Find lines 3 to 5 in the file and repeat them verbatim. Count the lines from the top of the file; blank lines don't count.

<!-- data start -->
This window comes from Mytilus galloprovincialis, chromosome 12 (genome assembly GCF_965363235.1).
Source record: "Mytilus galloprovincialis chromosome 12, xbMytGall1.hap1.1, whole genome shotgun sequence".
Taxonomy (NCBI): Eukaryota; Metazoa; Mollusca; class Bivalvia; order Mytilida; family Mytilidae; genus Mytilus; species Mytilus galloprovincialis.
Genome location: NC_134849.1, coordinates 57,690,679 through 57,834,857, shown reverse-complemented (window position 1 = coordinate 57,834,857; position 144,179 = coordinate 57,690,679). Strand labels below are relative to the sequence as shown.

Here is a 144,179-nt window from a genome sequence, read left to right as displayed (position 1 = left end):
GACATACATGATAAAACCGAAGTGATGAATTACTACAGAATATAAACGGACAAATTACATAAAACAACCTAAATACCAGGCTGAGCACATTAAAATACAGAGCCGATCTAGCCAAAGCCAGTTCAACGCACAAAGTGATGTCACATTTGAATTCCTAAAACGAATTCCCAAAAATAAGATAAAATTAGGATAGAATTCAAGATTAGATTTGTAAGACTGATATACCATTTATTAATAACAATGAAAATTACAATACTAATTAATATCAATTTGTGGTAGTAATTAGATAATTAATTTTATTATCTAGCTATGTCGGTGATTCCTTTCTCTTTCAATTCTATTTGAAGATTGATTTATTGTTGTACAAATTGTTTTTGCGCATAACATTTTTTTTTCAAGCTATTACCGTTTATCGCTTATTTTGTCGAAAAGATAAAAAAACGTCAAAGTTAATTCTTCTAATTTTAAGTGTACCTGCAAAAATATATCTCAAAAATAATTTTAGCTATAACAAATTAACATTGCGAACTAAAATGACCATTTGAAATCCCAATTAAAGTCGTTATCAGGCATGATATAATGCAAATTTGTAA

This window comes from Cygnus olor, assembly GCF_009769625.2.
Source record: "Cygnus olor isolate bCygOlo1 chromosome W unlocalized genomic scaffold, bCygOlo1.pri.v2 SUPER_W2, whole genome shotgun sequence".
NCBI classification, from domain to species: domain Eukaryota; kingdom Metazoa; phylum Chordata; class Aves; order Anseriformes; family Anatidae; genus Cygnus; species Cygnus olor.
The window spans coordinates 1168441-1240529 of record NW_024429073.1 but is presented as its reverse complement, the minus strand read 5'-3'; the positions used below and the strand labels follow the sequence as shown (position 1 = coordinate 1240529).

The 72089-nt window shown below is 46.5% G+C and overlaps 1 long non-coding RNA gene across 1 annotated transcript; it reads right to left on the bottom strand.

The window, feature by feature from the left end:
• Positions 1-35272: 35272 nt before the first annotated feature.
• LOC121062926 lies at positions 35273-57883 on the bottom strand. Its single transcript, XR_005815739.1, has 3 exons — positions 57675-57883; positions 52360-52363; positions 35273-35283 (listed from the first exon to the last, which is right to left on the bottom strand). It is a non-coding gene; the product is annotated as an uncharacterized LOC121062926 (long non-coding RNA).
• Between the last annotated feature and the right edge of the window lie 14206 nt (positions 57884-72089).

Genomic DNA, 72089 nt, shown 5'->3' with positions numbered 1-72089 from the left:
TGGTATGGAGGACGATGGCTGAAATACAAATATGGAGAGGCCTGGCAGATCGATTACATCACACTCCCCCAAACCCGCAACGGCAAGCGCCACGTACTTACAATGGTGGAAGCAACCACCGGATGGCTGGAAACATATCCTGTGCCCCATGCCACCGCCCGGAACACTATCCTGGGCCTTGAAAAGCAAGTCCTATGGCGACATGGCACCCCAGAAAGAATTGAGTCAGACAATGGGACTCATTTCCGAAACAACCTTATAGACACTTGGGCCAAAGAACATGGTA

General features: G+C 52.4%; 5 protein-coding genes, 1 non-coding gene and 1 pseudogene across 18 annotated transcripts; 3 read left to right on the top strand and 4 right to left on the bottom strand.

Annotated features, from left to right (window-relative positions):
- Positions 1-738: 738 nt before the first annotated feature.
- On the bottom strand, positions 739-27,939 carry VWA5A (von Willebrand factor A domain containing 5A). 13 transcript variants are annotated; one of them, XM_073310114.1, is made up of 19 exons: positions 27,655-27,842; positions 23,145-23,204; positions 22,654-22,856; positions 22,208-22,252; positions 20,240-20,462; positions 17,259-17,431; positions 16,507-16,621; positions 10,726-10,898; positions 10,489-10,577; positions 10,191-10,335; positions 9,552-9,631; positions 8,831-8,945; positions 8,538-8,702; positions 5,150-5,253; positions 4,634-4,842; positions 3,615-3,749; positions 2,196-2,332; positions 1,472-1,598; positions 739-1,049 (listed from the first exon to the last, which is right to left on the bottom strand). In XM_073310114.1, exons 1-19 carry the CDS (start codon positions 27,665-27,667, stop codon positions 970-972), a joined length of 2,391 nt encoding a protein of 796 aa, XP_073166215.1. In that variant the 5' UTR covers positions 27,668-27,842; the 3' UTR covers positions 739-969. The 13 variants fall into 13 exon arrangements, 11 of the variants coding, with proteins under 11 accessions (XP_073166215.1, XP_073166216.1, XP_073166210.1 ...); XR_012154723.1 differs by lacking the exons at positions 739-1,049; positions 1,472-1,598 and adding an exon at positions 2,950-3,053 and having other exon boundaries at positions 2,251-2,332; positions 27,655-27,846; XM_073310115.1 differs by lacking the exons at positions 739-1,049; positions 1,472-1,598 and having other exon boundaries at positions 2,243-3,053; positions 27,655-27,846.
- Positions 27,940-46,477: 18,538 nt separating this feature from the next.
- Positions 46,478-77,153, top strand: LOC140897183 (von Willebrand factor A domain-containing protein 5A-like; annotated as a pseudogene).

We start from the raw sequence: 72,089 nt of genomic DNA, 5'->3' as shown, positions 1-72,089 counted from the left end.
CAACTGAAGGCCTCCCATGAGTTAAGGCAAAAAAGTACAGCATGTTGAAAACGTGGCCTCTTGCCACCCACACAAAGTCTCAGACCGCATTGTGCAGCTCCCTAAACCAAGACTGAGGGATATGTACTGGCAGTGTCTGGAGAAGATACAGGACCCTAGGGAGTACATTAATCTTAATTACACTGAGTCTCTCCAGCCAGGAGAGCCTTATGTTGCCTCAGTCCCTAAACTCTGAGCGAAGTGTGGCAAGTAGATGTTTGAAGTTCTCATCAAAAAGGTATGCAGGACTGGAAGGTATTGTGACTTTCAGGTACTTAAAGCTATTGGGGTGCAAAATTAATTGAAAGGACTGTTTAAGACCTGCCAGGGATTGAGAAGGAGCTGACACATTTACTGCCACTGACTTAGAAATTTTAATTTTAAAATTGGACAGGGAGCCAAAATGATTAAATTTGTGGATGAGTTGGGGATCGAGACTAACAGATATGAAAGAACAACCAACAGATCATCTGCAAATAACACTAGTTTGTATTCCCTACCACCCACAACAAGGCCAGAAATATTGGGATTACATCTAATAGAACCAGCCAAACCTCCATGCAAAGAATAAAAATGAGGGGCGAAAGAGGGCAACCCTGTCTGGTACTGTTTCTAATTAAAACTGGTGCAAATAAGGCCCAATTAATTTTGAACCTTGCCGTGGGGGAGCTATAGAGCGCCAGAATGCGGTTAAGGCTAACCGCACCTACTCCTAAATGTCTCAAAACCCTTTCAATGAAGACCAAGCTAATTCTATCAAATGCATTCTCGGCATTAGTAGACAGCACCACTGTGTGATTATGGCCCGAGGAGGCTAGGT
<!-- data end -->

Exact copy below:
Taxonomy (NCBI): Eukaryota; Metazoa; Mollusca; class Bivalvia; order Mytilida; family Mytilidae; genus Mytilus; species Mytilus galloprovincialis.
Genome location: NC_134849.1, coordinates 57,690,679 through 57,834,857, shown reverse-complemented (window position 1 = coordinate 57,834,857; position 144,179 = coordinate 57,690,679). Strand labels below are relative to the sequence as shown.

Here is a 144,179-nt window from a genome sequence, read left to right as displayed (position 1 = left end):